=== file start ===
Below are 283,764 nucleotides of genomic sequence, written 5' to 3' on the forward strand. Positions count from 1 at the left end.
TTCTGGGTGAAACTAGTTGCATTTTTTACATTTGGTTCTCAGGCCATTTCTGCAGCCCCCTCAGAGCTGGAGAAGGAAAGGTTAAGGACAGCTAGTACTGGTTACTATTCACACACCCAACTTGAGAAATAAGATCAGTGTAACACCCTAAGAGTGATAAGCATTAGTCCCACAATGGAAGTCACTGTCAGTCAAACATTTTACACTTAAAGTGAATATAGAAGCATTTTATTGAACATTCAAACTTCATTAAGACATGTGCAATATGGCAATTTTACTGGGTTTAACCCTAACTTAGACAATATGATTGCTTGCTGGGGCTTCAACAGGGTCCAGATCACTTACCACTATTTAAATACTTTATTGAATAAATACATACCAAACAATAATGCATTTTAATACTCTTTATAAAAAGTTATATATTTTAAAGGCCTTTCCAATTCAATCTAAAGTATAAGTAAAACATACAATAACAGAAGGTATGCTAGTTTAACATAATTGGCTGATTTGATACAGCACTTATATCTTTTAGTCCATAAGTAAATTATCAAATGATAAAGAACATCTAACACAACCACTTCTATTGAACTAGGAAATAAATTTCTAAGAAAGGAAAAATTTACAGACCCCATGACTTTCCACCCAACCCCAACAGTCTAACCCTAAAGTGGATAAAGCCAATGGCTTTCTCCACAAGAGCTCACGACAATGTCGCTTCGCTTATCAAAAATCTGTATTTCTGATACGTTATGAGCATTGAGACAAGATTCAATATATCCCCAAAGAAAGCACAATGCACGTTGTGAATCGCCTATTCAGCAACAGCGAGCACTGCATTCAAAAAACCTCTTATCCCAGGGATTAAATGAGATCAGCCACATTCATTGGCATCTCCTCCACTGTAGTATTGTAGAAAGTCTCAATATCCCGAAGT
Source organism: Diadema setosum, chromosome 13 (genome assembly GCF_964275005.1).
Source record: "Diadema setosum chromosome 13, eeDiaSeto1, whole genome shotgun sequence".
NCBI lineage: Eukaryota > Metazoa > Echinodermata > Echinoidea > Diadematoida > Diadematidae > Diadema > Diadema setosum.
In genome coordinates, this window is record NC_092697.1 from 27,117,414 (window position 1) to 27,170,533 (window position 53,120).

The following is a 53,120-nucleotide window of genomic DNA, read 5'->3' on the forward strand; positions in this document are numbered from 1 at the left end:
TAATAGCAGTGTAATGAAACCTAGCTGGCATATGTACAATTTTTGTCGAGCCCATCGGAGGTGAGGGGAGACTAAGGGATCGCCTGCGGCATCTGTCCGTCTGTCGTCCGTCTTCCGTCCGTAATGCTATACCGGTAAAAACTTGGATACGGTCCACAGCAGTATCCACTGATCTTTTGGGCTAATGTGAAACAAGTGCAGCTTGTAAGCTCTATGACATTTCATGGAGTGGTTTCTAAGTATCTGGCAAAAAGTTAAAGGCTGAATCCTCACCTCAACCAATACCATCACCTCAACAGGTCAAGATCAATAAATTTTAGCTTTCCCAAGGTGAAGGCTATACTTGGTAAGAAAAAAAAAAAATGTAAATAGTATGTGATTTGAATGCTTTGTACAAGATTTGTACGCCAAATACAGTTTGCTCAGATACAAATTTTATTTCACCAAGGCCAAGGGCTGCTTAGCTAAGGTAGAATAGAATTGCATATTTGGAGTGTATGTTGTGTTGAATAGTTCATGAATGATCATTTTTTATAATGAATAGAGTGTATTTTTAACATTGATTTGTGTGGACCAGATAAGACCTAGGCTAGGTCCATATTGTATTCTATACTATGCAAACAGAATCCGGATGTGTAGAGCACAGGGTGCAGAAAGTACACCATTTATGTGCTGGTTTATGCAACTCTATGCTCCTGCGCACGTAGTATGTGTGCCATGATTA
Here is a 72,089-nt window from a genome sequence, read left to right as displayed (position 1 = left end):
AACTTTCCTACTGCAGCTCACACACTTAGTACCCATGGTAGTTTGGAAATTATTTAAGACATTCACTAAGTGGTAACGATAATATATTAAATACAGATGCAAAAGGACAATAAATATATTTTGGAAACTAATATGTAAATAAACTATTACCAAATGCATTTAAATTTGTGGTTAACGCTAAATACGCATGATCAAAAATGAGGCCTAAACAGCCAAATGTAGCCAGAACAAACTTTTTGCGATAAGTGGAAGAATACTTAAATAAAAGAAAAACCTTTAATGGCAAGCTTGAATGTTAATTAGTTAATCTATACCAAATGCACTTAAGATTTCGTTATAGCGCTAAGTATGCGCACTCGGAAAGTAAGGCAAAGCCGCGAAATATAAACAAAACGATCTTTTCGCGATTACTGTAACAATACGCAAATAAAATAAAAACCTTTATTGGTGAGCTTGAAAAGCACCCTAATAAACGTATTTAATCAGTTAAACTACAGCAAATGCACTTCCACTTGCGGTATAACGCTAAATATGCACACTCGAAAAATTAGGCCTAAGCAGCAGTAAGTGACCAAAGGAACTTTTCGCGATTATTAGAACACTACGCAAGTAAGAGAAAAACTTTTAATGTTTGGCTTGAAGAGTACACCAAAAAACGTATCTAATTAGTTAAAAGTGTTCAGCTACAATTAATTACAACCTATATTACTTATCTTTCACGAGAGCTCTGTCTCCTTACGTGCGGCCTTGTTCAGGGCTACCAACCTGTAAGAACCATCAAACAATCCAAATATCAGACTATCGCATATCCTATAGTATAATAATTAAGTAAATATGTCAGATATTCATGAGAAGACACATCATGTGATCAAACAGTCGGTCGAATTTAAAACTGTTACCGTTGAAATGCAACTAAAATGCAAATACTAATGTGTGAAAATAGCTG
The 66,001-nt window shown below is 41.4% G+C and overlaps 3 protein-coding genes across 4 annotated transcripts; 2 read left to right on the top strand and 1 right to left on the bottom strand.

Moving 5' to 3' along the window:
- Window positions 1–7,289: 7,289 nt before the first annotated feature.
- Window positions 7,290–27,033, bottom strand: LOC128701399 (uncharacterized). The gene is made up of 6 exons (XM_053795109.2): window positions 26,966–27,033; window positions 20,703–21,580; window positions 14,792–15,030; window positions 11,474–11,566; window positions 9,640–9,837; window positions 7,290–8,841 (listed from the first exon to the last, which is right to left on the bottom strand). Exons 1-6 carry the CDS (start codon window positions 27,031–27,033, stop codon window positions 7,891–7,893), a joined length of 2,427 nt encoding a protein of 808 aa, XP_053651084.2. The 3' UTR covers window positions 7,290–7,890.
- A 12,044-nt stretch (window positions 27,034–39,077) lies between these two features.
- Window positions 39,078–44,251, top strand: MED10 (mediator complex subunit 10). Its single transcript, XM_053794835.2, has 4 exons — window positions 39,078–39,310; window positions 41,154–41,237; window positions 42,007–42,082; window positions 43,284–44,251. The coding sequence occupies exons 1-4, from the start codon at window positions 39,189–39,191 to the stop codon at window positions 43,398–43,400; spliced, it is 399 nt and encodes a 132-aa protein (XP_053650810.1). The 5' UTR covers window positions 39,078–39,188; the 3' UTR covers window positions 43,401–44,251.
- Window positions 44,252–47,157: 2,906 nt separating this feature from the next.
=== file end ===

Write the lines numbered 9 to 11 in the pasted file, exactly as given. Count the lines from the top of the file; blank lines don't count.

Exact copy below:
Here is a 72,089-nt window from a genome sequence, read left to right as displayed (position 1 = left end):
AACTTTCCTACTGCAGCTCACACACTTAGTACCCATGGTAGTTTGGAAATTATTTAAGACATTCACTAAGTGGTAACGATAATATATTAAATACAGATGCAAAAGGACAATAAATATATTTTGGAAACTAATATGTAAATAAACTATTACCAAATGCATTTAAATTTGTGGTTAACGCTAAATACGCATGATCAAAAATGAGGCCTAAACAGCCAAATGTAGCCAGAACAAACTTTTTGCGATAAGTGGAAGAATACTTAAATAAAAGAAAAACCTTTAATGGCAAGCTTGAATGTTAATTAGTTAATCTATACCAAATGCACTTAAGATTTCGTTATAGCGCTAAGTATGCGCACTCGGAAAGTAAGGCAAAGCCGCGAAATATAAACAAAACGATCTTTTCGCGATTACTGTAACAATACGCAAATAAAATAAAAACCTTTATTGGTGAGCTTGAAAAGCACCCTAATAAACGTATTTAATCAGTTAAACTACAGCAAATGCACTTCCACTTGCGGTATAACGCTAAATATGCACACTCGAAAAATTAGGCCTAAGCAGCAGTAAGTGACCAAAGGAACTTTTCGCGATTATTAGAACACTACGCAAGTAAGAGAAAAACTTTTAATGTTTGGCTTGAAGAGTACACCAAAAAACGTATCTAATTAGTTAAAAGTGTTCAGCTACAATTAATTACAACCTATATTACTTATCTTTCACGAGAGCTCTGTCTCCTTACGTGCGGCCTTGTTCAGGGCTACCAACCTGTAAGAACCATCAAACAATCCAAATATCAGACTATCGCATATCCTATAGTATAATAATTAAGTAAATATGTCAGATATTCATGAGAAGACACATCATGTGATCAAACAGTCGGTCGAATTTAAAACTGTTACCGTTGAAATGCAACTAAAATGCAAATACTAATGTGTGAAAATAGCTG
The 66,001-nt window shown below is 41.4% G+C and overlaps 3 protein-coding genes across 4 annotated transcripts; 2 read left to right on the top strand and 1 right to left on the bottom strand.